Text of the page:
The Ancient Maori Pukaki Carving
The famous Maori Pukaki carving represents the remarkable, 18th century Maori warrior Pukaki, renowned chief (rangirata) of the Ngati Whakaue (sub)tribe.
In 1877 the wooden carving of the revered Maori warrior chief suddenly disappeared. It reappeared after more than hundred years during the preparations for the worldwide Te Maori exhibition.
It’s one of New Zealand’s most well known carvings and is currently exhibited in the entrance of the Rotorua District Council after this unique part of Maori heritage was given back by the Auckland Museum.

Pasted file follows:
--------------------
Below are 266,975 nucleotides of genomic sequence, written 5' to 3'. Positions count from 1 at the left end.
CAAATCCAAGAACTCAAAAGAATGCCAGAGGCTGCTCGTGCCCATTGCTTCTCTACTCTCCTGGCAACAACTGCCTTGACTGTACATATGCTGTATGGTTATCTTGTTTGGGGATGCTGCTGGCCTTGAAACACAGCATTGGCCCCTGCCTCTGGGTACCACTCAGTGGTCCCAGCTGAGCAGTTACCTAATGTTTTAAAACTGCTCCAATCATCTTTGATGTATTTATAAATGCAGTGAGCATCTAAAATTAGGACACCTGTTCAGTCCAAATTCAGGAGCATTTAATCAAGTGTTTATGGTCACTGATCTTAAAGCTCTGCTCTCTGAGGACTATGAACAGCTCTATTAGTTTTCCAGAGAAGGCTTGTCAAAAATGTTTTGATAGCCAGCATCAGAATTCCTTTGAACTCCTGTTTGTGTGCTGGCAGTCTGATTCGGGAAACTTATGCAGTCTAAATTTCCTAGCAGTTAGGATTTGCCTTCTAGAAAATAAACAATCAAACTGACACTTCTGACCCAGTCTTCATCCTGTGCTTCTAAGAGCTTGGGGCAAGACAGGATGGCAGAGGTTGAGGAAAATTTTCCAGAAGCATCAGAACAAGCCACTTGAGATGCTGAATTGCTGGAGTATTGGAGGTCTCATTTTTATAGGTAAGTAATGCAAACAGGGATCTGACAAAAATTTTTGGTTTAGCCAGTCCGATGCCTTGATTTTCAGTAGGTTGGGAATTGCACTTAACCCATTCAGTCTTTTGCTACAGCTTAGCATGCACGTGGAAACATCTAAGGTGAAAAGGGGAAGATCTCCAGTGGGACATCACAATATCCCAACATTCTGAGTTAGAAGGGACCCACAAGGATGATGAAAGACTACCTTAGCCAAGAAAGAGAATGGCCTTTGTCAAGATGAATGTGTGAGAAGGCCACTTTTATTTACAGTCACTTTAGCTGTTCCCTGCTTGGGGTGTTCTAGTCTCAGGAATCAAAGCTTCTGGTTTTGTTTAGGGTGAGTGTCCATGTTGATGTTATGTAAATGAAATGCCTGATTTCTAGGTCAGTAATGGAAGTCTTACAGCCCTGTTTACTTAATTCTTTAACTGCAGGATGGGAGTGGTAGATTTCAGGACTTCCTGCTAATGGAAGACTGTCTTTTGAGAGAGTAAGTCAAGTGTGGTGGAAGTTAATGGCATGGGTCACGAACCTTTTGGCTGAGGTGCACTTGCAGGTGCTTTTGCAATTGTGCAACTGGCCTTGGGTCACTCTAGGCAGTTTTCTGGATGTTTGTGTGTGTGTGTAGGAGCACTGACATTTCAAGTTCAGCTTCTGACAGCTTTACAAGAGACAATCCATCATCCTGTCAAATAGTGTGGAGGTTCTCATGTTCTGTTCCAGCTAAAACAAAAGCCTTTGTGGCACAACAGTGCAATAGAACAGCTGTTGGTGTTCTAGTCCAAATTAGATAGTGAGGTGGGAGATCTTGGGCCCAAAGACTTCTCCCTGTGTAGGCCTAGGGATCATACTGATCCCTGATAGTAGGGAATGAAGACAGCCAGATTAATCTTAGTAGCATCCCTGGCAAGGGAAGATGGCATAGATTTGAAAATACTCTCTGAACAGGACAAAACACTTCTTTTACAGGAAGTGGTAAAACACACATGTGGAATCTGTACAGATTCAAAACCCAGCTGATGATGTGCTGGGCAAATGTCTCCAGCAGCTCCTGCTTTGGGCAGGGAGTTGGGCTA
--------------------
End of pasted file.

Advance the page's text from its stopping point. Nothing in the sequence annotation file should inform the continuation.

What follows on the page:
The almost 2 meters tall carving was created in 1836 from a single Totara tree as part of a gateway to guard the entrance of the Ngati Whakaue pa. The symbolic reason for this statue was to commemorate a major tribal war victory.
The carving depicts Pukaki holding his warrior sons Wharengaro and Rangitakuku and between his legs his wife Ngapuia. The Pukaki carving is also featured on New Zealand’s 20 cent coin and a gold $10 collectors’ coin.
Here’s a YouTube video on the ancient Pukaki carving being moved for restoration
More information on this highly regarded carving with a beautiful story in this book; Pukaki: A Comet Returns